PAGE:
The first half felt a little slow, so I was hoping for the 2nd half to be better - No, it didn't unfortunately. The best part of the show was the scene at the gay couple's apartment. It was very energetic, funny and the acting was superb. I felt like watching a really enjoyable Hollywood sit com for a moment.

Overall, I think there are better musicals in the West End than this one.


Yes, yes, yes and more yes! 

Company is modern, connectable, fun, engaging, and supremely well-cast. For the most basic analogy, it's Will & Grace, meets Friends, meets West Side Story. In reality, it's one of the best-crafted shows in the West End for years, from the re-write of theoriginal story to the staging and the performances. 

Magnificent from beginning to end. Absolutely loved it! 


If you're a fan of Sondheim's work you'll absolutely love this version of Company, if not you might find it funny but with an aftertaste of meh.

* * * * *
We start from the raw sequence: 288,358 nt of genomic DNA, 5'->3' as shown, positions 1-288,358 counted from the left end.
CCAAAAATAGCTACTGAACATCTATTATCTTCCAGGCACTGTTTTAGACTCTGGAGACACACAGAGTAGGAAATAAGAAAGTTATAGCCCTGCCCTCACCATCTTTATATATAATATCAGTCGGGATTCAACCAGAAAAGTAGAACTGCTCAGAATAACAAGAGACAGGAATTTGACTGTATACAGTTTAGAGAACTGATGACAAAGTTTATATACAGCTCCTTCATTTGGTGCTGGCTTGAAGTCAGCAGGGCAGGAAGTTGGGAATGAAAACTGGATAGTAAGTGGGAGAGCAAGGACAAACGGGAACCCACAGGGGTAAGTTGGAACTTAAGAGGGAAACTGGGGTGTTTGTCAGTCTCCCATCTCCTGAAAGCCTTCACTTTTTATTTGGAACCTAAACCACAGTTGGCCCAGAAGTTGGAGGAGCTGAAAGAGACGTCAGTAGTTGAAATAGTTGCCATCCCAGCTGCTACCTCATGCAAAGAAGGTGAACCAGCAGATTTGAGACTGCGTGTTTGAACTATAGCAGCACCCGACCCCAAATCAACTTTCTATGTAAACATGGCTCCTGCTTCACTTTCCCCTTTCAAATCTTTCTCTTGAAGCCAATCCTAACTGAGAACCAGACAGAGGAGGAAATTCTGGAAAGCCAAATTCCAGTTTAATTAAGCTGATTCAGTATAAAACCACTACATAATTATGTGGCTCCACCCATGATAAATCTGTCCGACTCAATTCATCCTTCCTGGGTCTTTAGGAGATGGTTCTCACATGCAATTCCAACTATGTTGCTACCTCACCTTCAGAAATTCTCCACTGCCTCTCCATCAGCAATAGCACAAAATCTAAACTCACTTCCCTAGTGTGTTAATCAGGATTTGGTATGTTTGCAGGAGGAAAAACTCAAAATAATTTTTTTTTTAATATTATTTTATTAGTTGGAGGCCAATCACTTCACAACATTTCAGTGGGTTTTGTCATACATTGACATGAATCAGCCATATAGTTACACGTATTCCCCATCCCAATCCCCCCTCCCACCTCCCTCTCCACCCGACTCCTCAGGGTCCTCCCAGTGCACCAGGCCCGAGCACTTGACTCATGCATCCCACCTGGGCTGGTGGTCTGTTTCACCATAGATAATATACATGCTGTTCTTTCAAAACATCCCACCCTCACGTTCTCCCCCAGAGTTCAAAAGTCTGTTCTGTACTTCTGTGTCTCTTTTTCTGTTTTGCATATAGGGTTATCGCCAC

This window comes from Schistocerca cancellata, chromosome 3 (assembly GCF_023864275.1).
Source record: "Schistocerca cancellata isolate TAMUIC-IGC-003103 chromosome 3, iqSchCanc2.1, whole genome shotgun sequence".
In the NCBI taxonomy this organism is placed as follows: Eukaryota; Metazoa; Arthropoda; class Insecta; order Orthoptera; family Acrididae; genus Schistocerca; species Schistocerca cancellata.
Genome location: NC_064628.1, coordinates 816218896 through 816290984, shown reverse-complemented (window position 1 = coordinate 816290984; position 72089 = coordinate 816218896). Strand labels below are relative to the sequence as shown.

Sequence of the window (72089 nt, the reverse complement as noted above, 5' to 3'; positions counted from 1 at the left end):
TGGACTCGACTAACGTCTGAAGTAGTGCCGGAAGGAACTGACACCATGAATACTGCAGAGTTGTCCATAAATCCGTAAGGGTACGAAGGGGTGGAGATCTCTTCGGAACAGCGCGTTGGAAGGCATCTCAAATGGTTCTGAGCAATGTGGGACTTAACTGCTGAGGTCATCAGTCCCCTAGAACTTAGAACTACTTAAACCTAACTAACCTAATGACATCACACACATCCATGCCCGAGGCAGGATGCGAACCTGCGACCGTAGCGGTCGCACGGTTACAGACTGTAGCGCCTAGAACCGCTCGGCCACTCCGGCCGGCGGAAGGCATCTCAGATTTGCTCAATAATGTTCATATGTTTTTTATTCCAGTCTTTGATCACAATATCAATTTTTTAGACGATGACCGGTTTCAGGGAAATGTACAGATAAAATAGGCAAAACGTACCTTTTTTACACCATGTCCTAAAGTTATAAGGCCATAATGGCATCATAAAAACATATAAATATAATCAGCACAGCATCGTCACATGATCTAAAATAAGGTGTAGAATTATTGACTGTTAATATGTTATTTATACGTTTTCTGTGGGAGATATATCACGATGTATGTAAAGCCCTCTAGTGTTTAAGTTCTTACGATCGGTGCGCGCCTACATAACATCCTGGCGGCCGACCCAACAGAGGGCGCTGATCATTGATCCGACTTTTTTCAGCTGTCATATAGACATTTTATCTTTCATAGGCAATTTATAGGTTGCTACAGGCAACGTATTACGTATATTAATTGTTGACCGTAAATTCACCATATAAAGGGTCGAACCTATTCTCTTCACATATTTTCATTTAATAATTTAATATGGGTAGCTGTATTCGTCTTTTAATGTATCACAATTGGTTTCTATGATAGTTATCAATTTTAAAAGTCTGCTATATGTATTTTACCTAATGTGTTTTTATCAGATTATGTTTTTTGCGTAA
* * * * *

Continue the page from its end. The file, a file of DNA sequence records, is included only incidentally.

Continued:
In this gender-bent production of Company Bobby is now Bobbi, and on her 35th birthday she's confronted by her friends that want her to get her life together and get married. What follows is a series of scenes with her married friends where we can see the bizarre relationship they have together, leaving Bobbi wonder why she should get married, and scenes with her ex- and current lovers, until she realises that she is ready to be married. Standout performances by Jonathan Bailey, who absolutely smashed the quick lyrics of "Getting  Married Today", and Patti Lupone, delivering Joanne's dry and witty comebacks flawless. The acting was so good that I left the theater feeling anxious about not being married yet (and probably would have felt that way even if I were!).